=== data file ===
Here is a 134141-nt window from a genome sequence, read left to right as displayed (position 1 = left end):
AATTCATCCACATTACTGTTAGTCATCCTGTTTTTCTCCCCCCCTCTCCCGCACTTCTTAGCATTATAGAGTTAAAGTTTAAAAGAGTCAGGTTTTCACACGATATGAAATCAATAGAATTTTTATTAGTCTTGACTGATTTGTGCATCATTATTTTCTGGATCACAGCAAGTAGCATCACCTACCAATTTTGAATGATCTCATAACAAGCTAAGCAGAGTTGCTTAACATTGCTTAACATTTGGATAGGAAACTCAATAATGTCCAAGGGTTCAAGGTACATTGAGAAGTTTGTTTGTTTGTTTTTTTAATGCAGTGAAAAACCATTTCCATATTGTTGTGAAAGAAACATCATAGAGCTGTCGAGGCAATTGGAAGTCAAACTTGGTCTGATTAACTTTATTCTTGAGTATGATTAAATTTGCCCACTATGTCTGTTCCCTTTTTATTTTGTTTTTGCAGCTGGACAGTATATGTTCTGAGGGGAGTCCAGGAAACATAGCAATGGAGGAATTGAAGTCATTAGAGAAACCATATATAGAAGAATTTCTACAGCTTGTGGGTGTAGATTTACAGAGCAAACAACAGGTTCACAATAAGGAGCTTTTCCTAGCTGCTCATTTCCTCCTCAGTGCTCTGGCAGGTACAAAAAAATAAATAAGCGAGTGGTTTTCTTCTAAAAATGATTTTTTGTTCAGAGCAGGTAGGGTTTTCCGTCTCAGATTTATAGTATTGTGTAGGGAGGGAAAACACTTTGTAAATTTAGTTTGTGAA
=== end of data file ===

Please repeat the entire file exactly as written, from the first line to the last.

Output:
Here is a 134141-nt window from a genome sequence, read left to right as displayed (position 1 = left end):
AATTCATCCACATTACTGTTAGTCATCCTGTTTTTCTCCCCCCCTCTCCCGCACTTCTTAGCATTATAGAGTTAAAGTTTAAAAGAGTCAGGTTTTCACACGATATGAAATCAATAGAATTTTTATTAGTCTTGACTGATTTGTGCATCATTATTTTCTGGATCACAGCAAGTAGCATCACCTACCAATTTTGAATGATCTCATAACAAGCTAAGCAGAGTTGCTTAACATTGCTTAACATTTGGATAGGAAACTCAATAATGTCCAAGGGTTCAAGGTACATTGAGAAGTTTGTTTGTTTGTTTTTTTAATGCAGTGAAAAACCATTTCCATATTGTTGTGAAAGAAACATCATAGAGCTGTCGAGGCAATTGGAAGTCAAACTTGGTCTGATTAACTTTATTCTTGAGTATGATTAAATTTGCCCACTATGTCTGTTCCCTTTTTATTTTGTTTTTGCAGCTGGACAGTATATGTTCTGAGGGGAGTCCAGGAAACATAGCAATGGAGGAATTGAAGTCATTAGAGAAACCATATATAGAAGAATTTCTACAGCTTGTGGGTGTAGATTTACAGAGCAAACAACAGGTTCACAATAAGGAGCTTTTCCTAGCTGCTCATTTCCTCCTCAGTGCTCTGGCAGGTACAAAAAAATAAATAAGCGAGTGGTTTTCTTCTAAAAATGATTTTTTGTTCAGAGCAGGTAGGGTTTTCCGTCTCAGATTTATAGTATTGTGTAGGGAGGGAAAACACTTTGTAAATTTAGTTTGTGAA